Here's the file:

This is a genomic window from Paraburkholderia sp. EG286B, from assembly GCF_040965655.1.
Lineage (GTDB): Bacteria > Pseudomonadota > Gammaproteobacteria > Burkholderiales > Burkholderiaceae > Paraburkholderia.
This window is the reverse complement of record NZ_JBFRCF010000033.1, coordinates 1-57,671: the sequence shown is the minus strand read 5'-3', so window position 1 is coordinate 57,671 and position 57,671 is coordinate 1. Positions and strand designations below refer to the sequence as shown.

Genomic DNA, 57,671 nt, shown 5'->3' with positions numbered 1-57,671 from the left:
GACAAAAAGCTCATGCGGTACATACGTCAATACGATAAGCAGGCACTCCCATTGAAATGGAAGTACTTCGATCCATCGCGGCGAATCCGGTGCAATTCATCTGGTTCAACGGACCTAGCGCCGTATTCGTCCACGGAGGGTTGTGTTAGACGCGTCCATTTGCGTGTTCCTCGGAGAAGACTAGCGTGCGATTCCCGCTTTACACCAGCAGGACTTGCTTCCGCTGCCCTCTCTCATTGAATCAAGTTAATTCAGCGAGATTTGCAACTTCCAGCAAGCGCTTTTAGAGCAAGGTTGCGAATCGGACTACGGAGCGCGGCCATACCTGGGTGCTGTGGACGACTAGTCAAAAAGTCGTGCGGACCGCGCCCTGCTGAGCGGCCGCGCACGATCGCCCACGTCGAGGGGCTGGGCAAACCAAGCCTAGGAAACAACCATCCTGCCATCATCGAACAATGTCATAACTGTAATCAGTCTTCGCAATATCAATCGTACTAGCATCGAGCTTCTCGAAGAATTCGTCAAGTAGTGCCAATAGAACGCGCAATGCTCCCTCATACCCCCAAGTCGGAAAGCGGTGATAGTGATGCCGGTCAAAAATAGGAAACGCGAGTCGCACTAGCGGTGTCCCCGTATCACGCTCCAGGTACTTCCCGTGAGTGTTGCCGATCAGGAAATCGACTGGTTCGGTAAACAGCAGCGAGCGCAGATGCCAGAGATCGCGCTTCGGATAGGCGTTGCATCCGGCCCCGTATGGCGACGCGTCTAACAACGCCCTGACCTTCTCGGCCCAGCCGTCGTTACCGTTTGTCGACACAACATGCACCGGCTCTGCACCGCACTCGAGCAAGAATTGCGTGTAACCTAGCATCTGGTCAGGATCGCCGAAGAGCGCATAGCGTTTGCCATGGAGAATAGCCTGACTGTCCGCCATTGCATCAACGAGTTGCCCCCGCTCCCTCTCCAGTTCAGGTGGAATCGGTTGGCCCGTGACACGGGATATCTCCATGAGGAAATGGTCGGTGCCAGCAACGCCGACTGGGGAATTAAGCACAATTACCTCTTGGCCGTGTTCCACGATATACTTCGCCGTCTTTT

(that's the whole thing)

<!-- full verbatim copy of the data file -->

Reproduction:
This is a genomic window from Paraburkholderia sp. EG286B, from assembly GCF_040965655.1.
Lineage (GTDB): Bacteria > Pseudomonadota > Gammaproteobacteria > Burkholderiales > Burkholderiaceae > Paraburkholderia.
This window is the reverse complement of record NZ_JBFRCF010000033.1, coordinates 1-57,671: the sequence shown is the minus strand read 5'-3', so window position 1 is coordinate 57,671 and position 57,671 is coordinate 1. Positions and strand designations below refer to the sequence as shown.

Genomic DNA, 57,671 nt, shown 5'->3' with positions numbered 1-57,671 from the left:
GACAAAAAGCTCATGCGGTACATACGTCAATACGATAAGCAGGCACTCCCATTGAAATGGAAGTACTTCGATCCATCGCGGCGAATCCGGTGCAATTCATCTGGTTCAACGGACCTAGCGCCGTATTCGTCCACGGAGGGTTGTGTTAGACGCGTCCATTTGCGTGTTCCTCGGAGAAGACTAGCGTGCGATTCCCGCTTTACACCAGCAGGACTTGCTTCCGCTGCCCTCTCTCATTGAATCAAGTTAATTCAGCGAGATTTGCAACTTCCAGCAAGCGCTTTTAGAGCAAGGTTGCGAATCGGACTACGGAGCGCGGCCATACCTGGGTGCTGTGGACGACTAGTCAAAAAGTCGTGCGGACCGCGCCCTGCTGAGCGGCCGCGCACGATCGCCCACGTCGAGGGGCTGGGCAAACCAAGCCTAGGAAACAACCATCCTGCCATCATCGAACAATGTCATAACTGTAATCAGTCTTCGCAATATCAATCGTACTAGCATCGAGCTTCTCGAAGAATTCGTCAAGTAGTGCCAATAGAACGCGCAATGCTCCCTCATACCCCCAAGTCGGAAAGCGGTGATAGTGATGCCGGTCAAAAATAGGAAACGCGAGTCGCACTAGCGGTGTCCCCGTATCACGCTCCAGGTACTTCCCGTGAGTGTTGCCGATCAGGAAATCGACTGGTTCGGTAAACAGCAGCGAGCGCAGATGCCAGAGATCGCGCTTCGGATAGGCGTTGCATCCGGCCCCGTATGGCGACGCGTCTAACAACGCCCTGACCTTCTCGGCCCAGCCGTCGTTACCGTTTGTCGACACAACATGCACCGGCTCTGCACCGCACTCGAGCAAGAATTGCGTGTAACCTAGCATCTGGTCAGGATCGCCGAAGAGCGCATAGCGTTTGCCATGGAGAATAGCCTGACTGTCCGCCATTGCATCAACGAGTTGCCCCCGCTCCCTCTCCAGTTCAGGTGGAATCGGTTGGCCCGTGACACGGGATATCTCCATGAGGAAATGGTCGGTGCCAGCAACGCCGACTGGGGAATTAAGCACAATTACCTCTTGGCCGTGTTCCACGATATACTTCGCCGTCTTTT